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Engage, critique, and shape culture with programs in studio art, art history, and museum studies.

Students who study art and art history at DePauw University engage in professional experiences that enable them to launch their career in the arts. They create original contemporary art and develop independent research projects; heighten their visual literacy, critical thinking and problem-solving skills; and expand their abilities by exploring diverse cultural perspectives.

Graduate & Careers

CAREER OPTIONS

Architect/designer, Artist, Art critic/historian, Art educator, Arts administrator, Arts researcher, Curator, Exhibition designer, Gallery professional, Illustrator, Museum collection manager

GRADUATE INSTITUTIONS ATTENDED

Boston University, Duke University, Florida State University, Herron School of Art and Design, Indiana University, Indianapolis Indiana University, Kansas State University, Louisiana State University, Pratt Institute, Brooklyn, N.Y., Savannah College of Art and Design, Stella Elkins Tyler School of Art, Temple University, Philadelphia University of California, Berkeley, University of Massachusetts, Dartmouth, University of Michigan, University of Tennessee, Knoxville Washington University, St. Louis Yale University

Awards & Logos

AWARDS WON BY STUDENTS

  • Artist in Residence, art-st-urban, Switzerland
  • Artist in Residence, Bemis Center for Contemporary Art, Omaha, Neb.
  • Competitive Research Award, DePauw University
  • Efroymson Arts Fellow, DePauw University
  • Elizabeth Greenshields Foundation Grant, Art Residency with Odd Nerdrum, Stavern, Norway
  • Emerging Art Grant nominee, Rema Hort Mann Foundation
  • Frank W. Howes Grant for Independent Summer Research, DePauw University
  • Fritz Smith Art Memorial Award, DePauw University
  • Gloucester Painting Prize, Yale University School of Art
  • Great Rivers Biennial Arts Award, Contemporary Art Museum, St. Louis
  • Jane and David Stone Civic Award, DePauw University
  • Naomi Winston Scholarship, National Society of Arts and Letters
  • Outstanding Student Achievement, International Sculpture Center
  • Prindle Ethics Award, DePauw University
  • St(Art) Up Grant, The Dean Collection
  • Steven Trulaske Endowed International Scholarship, DePauw University

EXAMPLES OF INTERNSHIPS

Company Logos

FACULTY

John Berry, MFA, Indiana University. A painter whose imagery compartmentalizes space into surfaces, hiding spots and barricades that explore the artifice of spatial illusion. He was awarded artist residencies in China, Germany and Vermont, and is represented by Josef Filipp Galerie in Leipzig, Germany.

Meredith Brickell, MFA, University of Nebraska-Lincoln. A ceramic artist who founded the House Life Project, a neighborhood initiative in Indianapolis that facilitated collaborations of artists and residents to activate vacant properties through creative, community-focused projects and public events. Brickell has participated in artist residencies in Chicago, Maine and Denmark, and is a recipient of a Peter S. Reed Foundation Fellowship.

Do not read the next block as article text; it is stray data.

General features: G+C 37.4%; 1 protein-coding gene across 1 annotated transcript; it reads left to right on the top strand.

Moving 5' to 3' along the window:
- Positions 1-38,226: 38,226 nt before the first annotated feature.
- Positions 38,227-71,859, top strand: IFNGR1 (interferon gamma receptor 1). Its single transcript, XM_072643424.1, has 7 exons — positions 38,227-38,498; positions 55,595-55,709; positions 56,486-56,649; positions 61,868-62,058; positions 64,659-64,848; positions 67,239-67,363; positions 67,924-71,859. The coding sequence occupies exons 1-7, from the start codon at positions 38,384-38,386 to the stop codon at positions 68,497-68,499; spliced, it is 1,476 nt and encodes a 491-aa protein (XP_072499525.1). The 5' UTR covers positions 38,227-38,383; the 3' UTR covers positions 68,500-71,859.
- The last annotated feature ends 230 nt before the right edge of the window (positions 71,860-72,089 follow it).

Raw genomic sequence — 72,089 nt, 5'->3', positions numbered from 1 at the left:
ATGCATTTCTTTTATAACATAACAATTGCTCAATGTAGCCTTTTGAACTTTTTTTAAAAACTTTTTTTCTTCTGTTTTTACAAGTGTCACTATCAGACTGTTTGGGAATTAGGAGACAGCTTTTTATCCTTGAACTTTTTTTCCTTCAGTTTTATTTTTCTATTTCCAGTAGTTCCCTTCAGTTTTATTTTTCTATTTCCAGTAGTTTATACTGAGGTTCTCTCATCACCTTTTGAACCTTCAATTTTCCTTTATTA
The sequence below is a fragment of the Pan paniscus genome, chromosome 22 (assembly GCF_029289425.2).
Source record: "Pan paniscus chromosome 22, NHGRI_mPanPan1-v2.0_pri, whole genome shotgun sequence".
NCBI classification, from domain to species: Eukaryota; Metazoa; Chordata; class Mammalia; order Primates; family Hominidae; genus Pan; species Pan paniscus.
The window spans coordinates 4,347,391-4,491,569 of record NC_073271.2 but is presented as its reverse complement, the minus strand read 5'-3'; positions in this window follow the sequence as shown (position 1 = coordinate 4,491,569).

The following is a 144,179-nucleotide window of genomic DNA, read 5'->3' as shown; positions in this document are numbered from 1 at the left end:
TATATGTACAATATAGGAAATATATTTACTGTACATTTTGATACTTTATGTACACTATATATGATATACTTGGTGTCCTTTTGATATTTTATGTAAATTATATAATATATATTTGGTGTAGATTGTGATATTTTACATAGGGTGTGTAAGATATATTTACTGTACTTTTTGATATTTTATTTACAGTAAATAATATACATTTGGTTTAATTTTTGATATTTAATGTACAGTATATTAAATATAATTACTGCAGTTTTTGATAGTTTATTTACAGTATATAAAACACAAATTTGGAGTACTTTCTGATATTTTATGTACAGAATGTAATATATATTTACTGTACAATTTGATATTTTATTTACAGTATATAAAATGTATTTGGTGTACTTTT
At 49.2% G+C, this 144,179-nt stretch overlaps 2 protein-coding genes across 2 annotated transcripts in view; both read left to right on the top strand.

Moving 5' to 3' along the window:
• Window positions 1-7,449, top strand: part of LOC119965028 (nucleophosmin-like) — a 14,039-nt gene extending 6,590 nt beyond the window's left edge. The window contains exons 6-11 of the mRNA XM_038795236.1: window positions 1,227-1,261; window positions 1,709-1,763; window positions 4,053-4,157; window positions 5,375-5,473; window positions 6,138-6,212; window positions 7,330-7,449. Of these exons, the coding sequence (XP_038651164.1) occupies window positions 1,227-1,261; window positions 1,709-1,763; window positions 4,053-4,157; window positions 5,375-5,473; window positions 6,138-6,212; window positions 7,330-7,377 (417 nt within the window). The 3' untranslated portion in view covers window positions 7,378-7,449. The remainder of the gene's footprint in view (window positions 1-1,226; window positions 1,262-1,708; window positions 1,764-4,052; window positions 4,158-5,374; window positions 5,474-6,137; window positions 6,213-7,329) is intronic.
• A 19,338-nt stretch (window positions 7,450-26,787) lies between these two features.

Logan Dandridge, MFA, University of Oxford. A visual artist whose films and video installations interpret the nuances of African-American culture through the poetics and aesthetics of experimental cinema. Explores cultural referencing, nostalgia and religion in his films.

Lyle Dechant, Ph.D., Yale University. An art historian interested in medieval illuminated manuscripts; the history and materiality of reading practices; and visual manifestations of courtly love and eroticism. Won the 2016 Emerging Scholar Award from the International Society of Courtly Literature.

Craig Hadley, M.A., University of Missouri-St. Louis. Interested in post-1945 Japanese modernism and the portrayal of Japanese-American incarceration through museum exhibitions. Director of the Richard E. Peeler Art Center and curator of exhibitions and university collections.

Michael Mackenzie, Ph.D., University of Chicago. An art historian interested in German art of the early 20th century; how people’s perception of modernity in 2oth-century Europe translated into painting, architecture and film; and how people produced art to reflect the trauma of World War I.

Lori Miles, MFA, University of Notre Dame. A sculptor who came to know art in her childhood home, where objects and images, including a papier-mache Rodney Dangerfield, were displayed alongside traditional artwork, creating what she calls “a palpable tension between the pedestrian nature of the objects and the heightened value they attained through our appreciation of them.” Awarded a Creative Renewal Arts Fellowship from the Arts Council of Indianapolis.

Cynthia O’Dell, MFA, University of Colorado, Boulder. A photographer, video artist and author who employs an experimental documentary style to counter traditional modes of representation. Explores themes of gender identity; biography and self; and land, memory and place with the goal of finding beauty in the midst of the human struggle.

Pauline Ota, Ph.D., Stanford University. An art historian who studies 18th-century Japanese visual culture, particularly the visual “revolution” in two-dimensional art that changed the rendering of traditional subject matter, such as cityscapes. She also is interested in the pictorial expression of the supernatural – that is, how the seen, the known and the unknown intersect to produce imagery linked to literature, religion and the lived experience.

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